The Japanese photo magazine ‘Provoke’ only published three issues in 1968 and 1969. It was a rejection of many of the then-prevailing photographic norms. And it uniquely caught the 1960’s era of protest against American military bases on Japanese soil, Tokyo’s Narita airport extension and more. It also reflected growing Japanese confidence and self-identification after WWII.
Provoke was a photographic movement seeing photography as an action rather than a reflection, a subjective experience rather than an objective documenting of scenes. It also incorporated the power of performance – for anyone that knows Japan, performance is a central aesthetic, witness the tea ceremony.
Kamaitachi #31, Hoseoe Eikö, 1969
This book, ‘PROVOKE: Between PROTEST and PERFORMANCE‘, is the catalogue from a recent travelling exhibition – and features all three copies of the Provoke magazine. It is a compelling work, almost 700 pages long.
Provoke imagery was motion, instant, urban and diaristic – placing the photographer ‘in’ the action. Are, Bure, Boke, meaning rough, blurred, out of focus was the prevailing style.
Many of Japan’s most influential photographers – including Daidō Moriyama, Yutaka Takanashi, Shōmei Tōmatsu, and Nobuyoshi Araki – are from this era. And Nakahira Takuma (1938-2015), to who the book is dedicated, was both a talented photographer and an acutely influential photography critic.
Accident Series, 1969, Daido Moriyama
In reading the book, it is clear to me that one needs to study, ponder and go back. But here are a few quotes that stick in my mind so far:
“… photographs deviate from actual objects. Taking advantage of this deviation, we are able to illuminate the hidden meanings of objects.
In other words we can strip away the veneer from objects and people. This paring down does not occur from mere gazing.
It is made possible because photography operates as a mixture of human and machine, and consequently transcends human perception to reach level of consciousness.”
From ‘First, abandon the world of Pseudo-Certainty: Thoughts on photography and language’, edited by Taki Köji and Nakahira Takuma, p 211. Tokyo: Tabata Shoten, 1970
Symptom/Lump of Lead into Space, 1972, Enokura Köji
“The [Provoke] group’s founder members (like the protesters) showed dissatisfaction with consumer capitalism, a society saturated with mass median and the uncontrolled transformation of urban space’.
‘Members of the group acted to take apart subjectivity and to keep photography, and language, in a state of flux: words and images perpetually in formation – as a means to ‘provoke’ a world dominated by information’.
Essay in the book: Provoke: Photography up for discussion, Matthew S. Witkoswky
Narita, 1968, Kitai Kazuo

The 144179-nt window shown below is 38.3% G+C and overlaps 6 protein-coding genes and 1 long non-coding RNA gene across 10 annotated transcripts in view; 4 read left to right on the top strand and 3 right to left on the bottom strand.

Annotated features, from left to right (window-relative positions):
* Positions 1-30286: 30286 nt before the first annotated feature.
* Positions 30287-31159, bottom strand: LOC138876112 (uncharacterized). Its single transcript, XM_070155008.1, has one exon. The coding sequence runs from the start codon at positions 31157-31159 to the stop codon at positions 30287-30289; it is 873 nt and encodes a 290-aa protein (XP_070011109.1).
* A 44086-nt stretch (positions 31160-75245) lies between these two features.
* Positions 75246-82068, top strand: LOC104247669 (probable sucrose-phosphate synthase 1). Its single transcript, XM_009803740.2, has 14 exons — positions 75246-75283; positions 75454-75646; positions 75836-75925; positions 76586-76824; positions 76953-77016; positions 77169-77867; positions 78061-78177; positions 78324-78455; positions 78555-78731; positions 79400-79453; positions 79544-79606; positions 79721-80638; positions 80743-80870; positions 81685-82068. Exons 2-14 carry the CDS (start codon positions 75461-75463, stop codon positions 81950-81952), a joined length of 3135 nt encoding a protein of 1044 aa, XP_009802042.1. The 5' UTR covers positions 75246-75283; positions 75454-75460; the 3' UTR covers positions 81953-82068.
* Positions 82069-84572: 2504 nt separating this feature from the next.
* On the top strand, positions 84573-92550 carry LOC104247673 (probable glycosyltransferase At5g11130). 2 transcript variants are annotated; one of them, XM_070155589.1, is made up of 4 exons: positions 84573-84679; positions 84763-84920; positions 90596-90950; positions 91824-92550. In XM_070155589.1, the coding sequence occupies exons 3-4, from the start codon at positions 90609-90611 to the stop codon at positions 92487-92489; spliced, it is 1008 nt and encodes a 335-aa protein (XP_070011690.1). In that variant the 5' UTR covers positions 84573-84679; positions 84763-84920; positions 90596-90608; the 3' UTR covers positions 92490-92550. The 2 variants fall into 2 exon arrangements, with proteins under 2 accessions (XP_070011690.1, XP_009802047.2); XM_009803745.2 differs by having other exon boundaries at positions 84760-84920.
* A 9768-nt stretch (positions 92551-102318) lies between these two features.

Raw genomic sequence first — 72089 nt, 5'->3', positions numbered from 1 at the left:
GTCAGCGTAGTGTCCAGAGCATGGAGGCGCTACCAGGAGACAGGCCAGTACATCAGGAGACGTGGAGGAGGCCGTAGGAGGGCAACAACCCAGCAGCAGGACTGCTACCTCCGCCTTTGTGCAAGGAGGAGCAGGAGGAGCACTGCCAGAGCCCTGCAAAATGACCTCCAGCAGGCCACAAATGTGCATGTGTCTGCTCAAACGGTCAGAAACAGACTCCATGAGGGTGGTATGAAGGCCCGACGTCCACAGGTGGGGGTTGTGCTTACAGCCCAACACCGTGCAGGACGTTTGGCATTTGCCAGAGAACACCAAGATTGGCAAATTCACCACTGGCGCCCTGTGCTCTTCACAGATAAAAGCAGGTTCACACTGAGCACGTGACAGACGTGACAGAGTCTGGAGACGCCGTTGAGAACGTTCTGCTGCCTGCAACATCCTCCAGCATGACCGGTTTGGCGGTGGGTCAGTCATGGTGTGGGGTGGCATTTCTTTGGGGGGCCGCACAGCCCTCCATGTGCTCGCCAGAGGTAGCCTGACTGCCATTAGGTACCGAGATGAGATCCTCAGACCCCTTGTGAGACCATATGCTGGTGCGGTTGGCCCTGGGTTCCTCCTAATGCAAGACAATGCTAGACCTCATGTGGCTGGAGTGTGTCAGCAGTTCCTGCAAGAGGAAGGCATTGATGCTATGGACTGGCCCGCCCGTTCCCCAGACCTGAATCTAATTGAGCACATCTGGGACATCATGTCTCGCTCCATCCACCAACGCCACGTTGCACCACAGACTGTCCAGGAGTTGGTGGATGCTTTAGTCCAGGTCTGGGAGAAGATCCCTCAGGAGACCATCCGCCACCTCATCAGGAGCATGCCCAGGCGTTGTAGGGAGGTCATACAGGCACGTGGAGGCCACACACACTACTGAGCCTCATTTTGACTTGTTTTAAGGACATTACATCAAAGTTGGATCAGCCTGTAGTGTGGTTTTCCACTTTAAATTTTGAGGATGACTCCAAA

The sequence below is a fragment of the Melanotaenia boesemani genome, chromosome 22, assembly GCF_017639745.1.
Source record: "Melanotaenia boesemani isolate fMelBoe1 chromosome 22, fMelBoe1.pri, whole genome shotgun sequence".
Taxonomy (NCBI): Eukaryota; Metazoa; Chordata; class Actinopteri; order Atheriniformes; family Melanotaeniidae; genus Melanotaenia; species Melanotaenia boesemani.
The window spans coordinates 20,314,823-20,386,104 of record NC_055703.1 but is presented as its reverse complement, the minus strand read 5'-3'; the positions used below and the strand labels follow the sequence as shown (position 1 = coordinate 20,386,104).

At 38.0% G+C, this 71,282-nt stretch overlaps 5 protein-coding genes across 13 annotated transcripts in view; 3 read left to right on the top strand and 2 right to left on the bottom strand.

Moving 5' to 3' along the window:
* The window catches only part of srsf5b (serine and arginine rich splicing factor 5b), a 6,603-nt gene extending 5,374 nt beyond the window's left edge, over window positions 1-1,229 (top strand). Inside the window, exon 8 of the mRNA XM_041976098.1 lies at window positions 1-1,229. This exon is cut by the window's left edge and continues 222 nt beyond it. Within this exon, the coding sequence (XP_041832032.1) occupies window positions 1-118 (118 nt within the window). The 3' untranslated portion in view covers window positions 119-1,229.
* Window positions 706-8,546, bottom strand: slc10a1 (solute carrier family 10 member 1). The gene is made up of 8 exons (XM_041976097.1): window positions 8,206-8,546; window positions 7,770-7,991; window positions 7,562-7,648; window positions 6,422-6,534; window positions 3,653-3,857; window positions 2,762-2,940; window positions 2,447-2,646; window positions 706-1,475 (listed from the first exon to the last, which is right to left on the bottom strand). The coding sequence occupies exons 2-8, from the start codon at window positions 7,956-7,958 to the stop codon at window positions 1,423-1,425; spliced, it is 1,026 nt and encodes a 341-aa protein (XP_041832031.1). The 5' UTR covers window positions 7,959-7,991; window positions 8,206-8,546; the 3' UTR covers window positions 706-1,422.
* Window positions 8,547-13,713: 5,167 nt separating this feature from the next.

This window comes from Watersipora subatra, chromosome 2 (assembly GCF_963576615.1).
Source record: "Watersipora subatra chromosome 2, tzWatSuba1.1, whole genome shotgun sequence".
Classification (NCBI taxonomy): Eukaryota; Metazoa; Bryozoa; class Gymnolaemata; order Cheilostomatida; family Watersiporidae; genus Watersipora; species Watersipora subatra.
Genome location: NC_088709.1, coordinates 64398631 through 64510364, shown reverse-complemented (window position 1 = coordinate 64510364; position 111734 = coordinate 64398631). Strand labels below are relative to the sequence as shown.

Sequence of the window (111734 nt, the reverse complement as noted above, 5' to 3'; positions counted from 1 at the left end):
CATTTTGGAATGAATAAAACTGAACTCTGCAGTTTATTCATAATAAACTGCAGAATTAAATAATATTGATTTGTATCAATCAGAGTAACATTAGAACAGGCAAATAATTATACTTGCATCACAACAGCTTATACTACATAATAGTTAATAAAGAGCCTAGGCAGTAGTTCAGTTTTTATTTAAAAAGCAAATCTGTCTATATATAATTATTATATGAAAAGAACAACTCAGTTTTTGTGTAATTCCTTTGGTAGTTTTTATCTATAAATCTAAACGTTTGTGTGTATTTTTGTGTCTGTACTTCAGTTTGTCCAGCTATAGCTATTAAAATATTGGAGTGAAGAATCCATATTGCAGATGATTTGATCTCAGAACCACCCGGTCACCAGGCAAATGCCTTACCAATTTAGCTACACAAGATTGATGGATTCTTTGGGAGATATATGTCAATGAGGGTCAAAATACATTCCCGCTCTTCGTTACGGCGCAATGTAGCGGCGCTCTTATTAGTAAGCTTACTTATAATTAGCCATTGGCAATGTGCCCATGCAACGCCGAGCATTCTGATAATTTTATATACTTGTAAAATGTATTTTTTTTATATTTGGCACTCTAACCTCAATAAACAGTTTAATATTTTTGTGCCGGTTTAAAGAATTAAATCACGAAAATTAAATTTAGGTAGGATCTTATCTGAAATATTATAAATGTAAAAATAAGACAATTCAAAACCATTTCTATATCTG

“William Klein’s work [in New York, 1955] differs from that of Cartier-Bresson and Robert Frank in one key respect: Klein thinks of photography as a method of searching and recognising, as a plan for adventure in an endless world.
Cartier-Bresson and Frank think of it as a means of direct expression of a specific view on thc world or on life, such as the viewpoint that people are lonely and miserable”.
From FOTO CRITICA 1 (1967), p36, Nakahira Takuma
Last Train series, 1968, Nakahira Takuma
‘Today, when words have lost their material base—in other words, their reality – and seem suspended in mid-air – a photographer’s eye can capture fragments of reality that cannot be expressed in language as it is.
He can submit those images as a document to be considered alongside language and ideology. This is why, brash as it may seem, Provoke has the subtitle, ‘provocative documents for thought.’
Manifesto of the Provoke Group by Kohi Taki, Nakahira Takuma, Takahiko Okada, Yutaka Takanashi, and Daido Moriyama.
Moryiama joined Provoke for the second edition.
Takanashi Yukata, 1969, Hijikata Tassumi
From the publisher’s website:
‘The short-lived Japanese magazine Provoke is recognized as a major achievement in world photography of the postwar era, uniting the country’s most contentious examples of protest photography, vanguard fine art, and critical theory of the late 1960s and early 70s in only three issues overall.
The writing and images by Provoke’s members – critic Koji Taki, poet Takahiko Okada, photographers Takuma Nakahira, Yutaka Takanashi, Daido Moriyama – were suffused with the tactics developed in some Japanese protest books which made use of innovative graphic design and provocatively “poor” materials.
Recording live actions, photography in these years was also an expressive form suited to emphasize and critique the mythologies of modern life with a wide spectrum of performing artists such as Nobuyoshi Araki, Koji Enokura and Jiro Takamatsu.
This catalogue accompanies the first exhibition ever to be held about the magazine and its creators and focuses on its historical context’.
Albertina, Vienna, 29 January to 18 May 2016
Fotomuseum Winterthur, 28 May to 28 August 2016
Le Bal, Paris, 14 September to 11 December 2016
The Art Institute of Chicago, 28 January to 7 May 2017
Totally recommended for anyone interesting in photography, its history, practice and theory
Also recommended – a review of Nakahira Takuma’s ‘Circulation: Date, Place, Events’ for the Seventh Paris Biennale, 1971